Notes on Form in Poetry

In preparing for a upcoming workshop on poetic form, it occurs to me to ask (and answer) the question: why should form matter to poets in the twenty-first century? After all, the majority of poems written in English today are written in free verse. Certainly it is important to have a grasp of form in academia, if one is studying verse written before the Second World War. Most poetry written in English, from Beowulf to Wilfred Owen, employed elements of form, and could rightly be called verse. But poets nowadays write poems which often seem to have little connection to the strictures of the past.

What, then, can poets writing today, in the vers libre form that has dominated the past sixty years of poetry, gain from studying English-language forms that moved in and out of fashion over the previous thousand years?

One answer is that the poet can gain a sense of connection to poetic lineage. Discovering that poets have been re-inventing our relationship to language for thousands of years can be deliciously humbling. Perhaps this is what Emerson meant when he said that poetry must be “as new as foam, and as old as the rock.” Even more than this important universal perspective, though, I feel that I have also gained personally as a poet through studying form.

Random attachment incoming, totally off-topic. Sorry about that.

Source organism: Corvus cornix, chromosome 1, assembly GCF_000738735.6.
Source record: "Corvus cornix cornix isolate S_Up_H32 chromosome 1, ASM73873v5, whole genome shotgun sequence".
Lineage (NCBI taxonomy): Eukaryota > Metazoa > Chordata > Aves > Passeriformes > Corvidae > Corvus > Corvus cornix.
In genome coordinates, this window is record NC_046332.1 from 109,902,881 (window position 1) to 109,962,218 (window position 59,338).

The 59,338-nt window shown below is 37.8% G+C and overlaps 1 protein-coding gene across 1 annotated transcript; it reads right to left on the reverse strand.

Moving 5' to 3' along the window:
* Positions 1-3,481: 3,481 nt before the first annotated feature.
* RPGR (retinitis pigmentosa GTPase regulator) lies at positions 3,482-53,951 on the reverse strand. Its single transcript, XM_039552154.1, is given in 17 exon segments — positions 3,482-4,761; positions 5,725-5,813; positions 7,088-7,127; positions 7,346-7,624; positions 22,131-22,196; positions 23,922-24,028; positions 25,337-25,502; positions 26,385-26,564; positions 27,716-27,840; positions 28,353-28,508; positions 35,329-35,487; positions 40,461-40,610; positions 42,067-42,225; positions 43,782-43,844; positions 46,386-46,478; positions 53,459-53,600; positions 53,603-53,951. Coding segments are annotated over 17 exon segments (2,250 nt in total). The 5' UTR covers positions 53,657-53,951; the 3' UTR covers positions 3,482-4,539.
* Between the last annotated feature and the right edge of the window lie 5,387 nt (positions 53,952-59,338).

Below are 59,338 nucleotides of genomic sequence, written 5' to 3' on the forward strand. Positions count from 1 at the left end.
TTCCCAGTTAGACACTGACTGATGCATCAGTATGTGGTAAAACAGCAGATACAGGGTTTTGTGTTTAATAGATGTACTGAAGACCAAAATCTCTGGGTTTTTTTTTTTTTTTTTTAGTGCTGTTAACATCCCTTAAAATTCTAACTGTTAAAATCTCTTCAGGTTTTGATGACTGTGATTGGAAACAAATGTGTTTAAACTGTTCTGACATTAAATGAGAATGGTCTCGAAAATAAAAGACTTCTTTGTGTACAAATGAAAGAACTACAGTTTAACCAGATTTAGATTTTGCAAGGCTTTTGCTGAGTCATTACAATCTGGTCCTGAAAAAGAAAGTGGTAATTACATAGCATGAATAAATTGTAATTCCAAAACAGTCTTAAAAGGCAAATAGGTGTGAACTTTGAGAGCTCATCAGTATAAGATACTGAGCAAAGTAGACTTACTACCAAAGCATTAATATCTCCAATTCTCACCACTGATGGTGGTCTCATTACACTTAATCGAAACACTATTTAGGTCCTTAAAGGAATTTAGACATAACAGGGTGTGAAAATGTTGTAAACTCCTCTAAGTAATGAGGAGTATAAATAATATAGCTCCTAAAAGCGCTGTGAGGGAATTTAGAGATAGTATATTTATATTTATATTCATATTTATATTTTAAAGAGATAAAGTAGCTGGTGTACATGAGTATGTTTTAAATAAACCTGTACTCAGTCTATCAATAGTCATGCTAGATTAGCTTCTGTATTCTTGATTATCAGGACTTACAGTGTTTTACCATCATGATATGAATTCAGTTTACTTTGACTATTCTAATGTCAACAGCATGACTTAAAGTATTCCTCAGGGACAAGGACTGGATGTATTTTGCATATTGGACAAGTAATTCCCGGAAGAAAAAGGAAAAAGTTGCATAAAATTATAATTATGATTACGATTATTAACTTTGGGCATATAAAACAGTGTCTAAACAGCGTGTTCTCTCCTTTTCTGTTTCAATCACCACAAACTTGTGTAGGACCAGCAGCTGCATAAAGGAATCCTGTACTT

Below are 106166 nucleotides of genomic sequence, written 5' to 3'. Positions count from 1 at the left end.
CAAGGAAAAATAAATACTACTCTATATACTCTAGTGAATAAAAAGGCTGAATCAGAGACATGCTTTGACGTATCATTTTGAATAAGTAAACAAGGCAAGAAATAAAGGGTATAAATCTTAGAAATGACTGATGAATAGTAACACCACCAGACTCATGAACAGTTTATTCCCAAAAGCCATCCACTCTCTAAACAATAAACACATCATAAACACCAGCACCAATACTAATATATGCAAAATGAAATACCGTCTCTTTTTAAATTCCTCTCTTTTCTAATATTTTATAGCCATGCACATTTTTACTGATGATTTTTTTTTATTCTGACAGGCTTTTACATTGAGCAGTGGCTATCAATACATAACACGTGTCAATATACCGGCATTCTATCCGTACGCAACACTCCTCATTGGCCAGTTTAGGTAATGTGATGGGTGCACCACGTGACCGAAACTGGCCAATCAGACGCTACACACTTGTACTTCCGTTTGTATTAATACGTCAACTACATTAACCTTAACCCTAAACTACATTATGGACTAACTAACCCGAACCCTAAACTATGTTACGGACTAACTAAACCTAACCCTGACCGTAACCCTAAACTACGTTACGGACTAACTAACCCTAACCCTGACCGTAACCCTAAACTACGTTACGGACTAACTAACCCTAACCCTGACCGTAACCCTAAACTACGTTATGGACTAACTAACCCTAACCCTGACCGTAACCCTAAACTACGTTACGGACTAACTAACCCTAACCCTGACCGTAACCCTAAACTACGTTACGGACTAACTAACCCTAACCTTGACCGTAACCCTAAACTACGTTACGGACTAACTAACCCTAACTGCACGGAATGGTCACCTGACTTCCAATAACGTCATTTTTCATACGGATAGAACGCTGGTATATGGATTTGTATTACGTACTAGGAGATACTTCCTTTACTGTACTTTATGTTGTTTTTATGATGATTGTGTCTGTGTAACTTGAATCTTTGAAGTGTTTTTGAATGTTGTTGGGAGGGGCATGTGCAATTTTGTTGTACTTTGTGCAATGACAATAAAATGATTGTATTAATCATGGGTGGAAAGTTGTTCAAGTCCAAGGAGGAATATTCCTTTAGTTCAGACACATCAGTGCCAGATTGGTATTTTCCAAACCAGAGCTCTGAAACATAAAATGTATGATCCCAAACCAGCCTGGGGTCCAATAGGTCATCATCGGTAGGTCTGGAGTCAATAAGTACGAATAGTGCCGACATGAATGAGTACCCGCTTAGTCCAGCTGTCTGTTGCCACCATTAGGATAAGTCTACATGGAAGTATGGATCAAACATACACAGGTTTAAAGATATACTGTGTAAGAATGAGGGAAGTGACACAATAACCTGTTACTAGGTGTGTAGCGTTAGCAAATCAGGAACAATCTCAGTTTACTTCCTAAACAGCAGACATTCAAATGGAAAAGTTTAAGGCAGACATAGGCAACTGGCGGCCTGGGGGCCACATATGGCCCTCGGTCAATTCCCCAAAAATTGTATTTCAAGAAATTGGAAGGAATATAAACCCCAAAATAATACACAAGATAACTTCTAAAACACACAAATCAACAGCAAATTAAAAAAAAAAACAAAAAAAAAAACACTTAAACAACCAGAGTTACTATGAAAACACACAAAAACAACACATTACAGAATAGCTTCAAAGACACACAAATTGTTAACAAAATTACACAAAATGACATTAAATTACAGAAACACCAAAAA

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Poetry and the Information Age

Visual Cortex Diagram courtesy Wikipedia

Visual Cortex diagram courtesy Wikipedia

I have been questioning my preference for reading poetry on paper versus digital text for some time now, wondering what might underpin these instincts. It recently occurred to me that the difference in mental state I experience when reading a book versus surfing the web may actually have a basis in science. The advent of digital text has made a staggering amount of information available to us, and thereby altered forever how we learn. The further proliferation of digital text through the internet, and especially now with blogging and social networking, has made our ability to filter through words a survival skill. We must read faster than ever in the information age, skimming for nuggets of meaning or amusement.

Just how have we learned to read faster in the information age? Short of a research grant, an EEG machine, and plenty of literate volunteers, I have only a sample size of one, and my subjective methods of self-observation to guide me. But my theory is that we bias the visual processing centers of our brain, instead of the auditory centers, when surfing the web. This theory is supported by speed-reading courses that attempt to eliminate sub-vocalization and auditory processing to teach people to read faster. And yet, poetry has been an aural medium for centuries.

What are the implications for our poetics when readers stop listening to poetry in their head? Continue reading…